Collection of stool and ova specimen

Selected food handlers were provided with a labeled clean stool cup, applicator stick, and plain paper. The stool cup had a code number; the code number of the container was recorded in a laboratory report format. This was to avoid the accidental exchange of specimens among food handlers. The food handlers were instructed to utilize the provided toilet paper for defecation and to use an applicator stick to prevent contamination from the restroom environment. Finally, they pick up a piece of the stool, place it in the clean plastic container provided, and deliver it. According to a list of names with their corresponding code numbers, stool specimens will be collected. The number on the container was compared with the number recorded when they provided the container to check if it was the right container for her/him.

The specimen from hands swabs was collected from the hands using moisten sterile cotton swab, with (0.9% w/v) physiological saline. The swab was kept quickly in its container and sealed with a unique code number. The collected samples were preserved in ice bag at temperature interval of +2°C to +8°C and transported immediately within 1 hour for examination to Nigest Elieni Mahammed Memorial Referral Hospital of Wachemo University and Gimbichu Primary Hospital.

Examination of stool and ova specimen

About 2 mg of stool was picked with an applicator stick and emulsified in a drop of normal saline (0.85% NaCl) at the one end of a clean, non-scratched glass slide, and the same size of stool in Lugol’s iodine at the opposite end of the same glass slide. Then cover slip was placed on both preparations and scanned under 10× and 40× objective lenses of a light microscope for detection of intestinal protozoan trophozoite, cysts, and ova of nematodes. One gram of stool was performed by formalin ethyl acetate, briefly, 1 g of stool emulsified in 8 ml of formula water, and the resulting suspension was filtered through 3 layers of wet cotton gauze in a funnel into a centrifuge tube and then 4 ml of diethyl acetate was added.The centrifuge tube was shaken vigorously and centrifuged at 750 to 1000g for 1 minute. Then after the supernatant was poured off the sediment and slightly shaken.

And 1 drop was added at the center of the clean slide, non-scratched with a free glass slide. The coverslip was applied to the preparation and examined in the same way as explained earlier. A small drop of Lugol’s iodine was allowed to run under the lip of the cover to observe the characteristic features of the cyst. Dysenteric (watery) stools were examined before solid stools. This was necessary because protozoan trophozoites were more likely to be present in watery stool, and trophozoites had a shorter survival time in feces than cysts. The different intestinal parasites identified were recorded on the laboratory investigation result recording form.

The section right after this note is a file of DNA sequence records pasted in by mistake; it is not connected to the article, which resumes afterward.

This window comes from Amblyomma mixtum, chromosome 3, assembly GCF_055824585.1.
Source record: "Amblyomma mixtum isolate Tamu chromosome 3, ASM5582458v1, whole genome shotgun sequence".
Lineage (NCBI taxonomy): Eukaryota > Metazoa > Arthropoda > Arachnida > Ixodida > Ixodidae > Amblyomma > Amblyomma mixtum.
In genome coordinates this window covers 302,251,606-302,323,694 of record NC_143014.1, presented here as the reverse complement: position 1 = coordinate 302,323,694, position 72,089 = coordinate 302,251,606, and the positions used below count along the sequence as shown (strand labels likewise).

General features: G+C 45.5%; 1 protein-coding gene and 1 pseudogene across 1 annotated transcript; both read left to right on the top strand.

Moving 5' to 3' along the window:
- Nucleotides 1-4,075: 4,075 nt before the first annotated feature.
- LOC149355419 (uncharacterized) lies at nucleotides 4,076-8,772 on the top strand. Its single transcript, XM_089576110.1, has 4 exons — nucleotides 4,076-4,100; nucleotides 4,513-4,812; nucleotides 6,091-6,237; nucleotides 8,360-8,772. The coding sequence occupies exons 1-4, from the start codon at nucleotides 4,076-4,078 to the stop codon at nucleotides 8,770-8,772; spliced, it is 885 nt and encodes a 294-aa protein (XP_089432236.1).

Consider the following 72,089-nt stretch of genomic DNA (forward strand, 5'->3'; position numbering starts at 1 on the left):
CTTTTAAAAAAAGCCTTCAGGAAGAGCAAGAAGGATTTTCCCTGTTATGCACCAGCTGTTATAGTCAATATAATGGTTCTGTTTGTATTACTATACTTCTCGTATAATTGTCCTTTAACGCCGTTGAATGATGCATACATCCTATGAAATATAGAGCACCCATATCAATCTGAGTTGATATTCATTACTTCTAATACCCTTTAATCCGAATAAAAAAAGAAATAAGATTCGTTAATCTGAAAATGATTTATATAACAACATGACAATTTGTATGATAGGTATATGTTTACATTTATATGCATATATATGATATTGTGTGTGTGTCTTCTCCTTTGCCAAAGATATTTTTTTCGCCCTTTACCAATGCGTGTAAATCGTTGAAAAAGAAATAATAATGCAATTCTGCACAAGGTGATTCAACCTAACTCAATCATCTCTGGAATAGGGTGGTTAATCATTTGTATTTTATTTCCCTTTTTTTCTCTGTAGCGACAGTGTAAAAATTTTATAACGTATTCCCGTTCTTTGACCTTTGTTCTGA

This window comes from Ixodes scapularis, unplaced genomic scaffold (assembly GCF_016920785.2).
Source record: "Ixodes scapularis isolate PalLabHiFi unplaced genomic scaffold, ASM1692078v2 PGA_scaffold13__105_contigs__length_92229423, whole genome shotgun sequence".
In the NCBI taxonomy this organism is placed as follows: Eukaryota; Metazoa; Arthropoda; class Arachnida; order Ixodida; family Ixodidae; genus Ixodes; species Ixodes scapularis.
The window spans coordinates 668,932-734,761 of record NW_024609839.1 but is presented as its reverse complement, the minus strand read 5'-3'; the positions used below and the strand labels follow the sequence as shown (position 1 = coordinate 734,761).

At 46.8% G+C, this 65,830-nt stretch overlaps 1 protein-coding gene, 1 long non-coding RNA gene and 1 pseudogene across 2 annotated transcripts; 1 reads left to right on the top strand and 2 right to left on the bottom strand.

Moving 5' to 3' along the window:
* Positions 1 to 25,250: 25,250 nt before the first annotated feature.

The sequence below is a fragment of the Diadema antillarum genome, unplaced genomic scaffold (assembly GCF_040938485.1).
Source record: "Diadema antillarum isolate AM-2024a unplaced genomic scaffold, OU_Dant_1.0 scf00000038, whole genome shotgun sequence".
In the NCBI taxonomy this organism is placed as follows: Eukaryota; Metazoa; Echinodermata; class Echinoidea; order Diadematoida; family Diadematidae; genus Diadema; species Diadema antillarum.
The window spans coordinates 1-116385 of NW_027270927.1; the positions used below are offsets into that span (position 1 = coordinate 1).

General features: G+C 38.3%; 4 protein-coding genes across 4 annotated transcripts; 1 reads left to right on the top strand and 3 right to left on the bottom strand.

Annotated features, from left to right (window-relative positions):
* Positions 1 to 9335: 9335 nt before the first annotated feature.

Operational definitions

Outcome variable: In the current study, the outcome variable was the presence of intestinal parasites. The presence of at least 1 intestinal parasite infection in a food handler indicated a positive result, and negative if it is not.

Knowledge: To assess the level of knowledge, respondents were asked 13 questions questionnaire and those who scored less than or equal to the mean value were considered as having poor knowledge, and those who scored greater than the mean value were considered as having good knowledge.

Hand hygiene

  • Always: Wash hands with soap and water frequently after toilet use, body and raw material touching, and before food preparations 3 times a day.

  • Sometimes: Not washing hands with soap and water frequently after toilet use, body and raw material touching, and before food preparations 3 times a day.

Fingernail status: Assessing food handlers’ both hands of fingernails whether trimmed or untrimmed by observing.

Data quality control

To ensure the quality of data standardization of the study tools and procedures was done. The English version of the questionnaire was translated into Amharic and Hadiyisa language and back-translated to English by translators who are blind to the original questionnaire. Training for all research team members consists of 2 days of classroom instruction and practice and 1 day of pretesting in Hossana Health Science College among food handlers of the cafeteria in all research procedures including interviews and stool and ova specimen collection in 5% of the sample size 1 week before actual data collection period. Some of the variables were corrected after pretesting tools like medications which is similar to medical checkup, job responsibilities, and frequency of hand washing. Stool and ova sample collection and investigations were conducted according to standard procedures. Microscopic reading was made by the first author and a result was confirmed by him.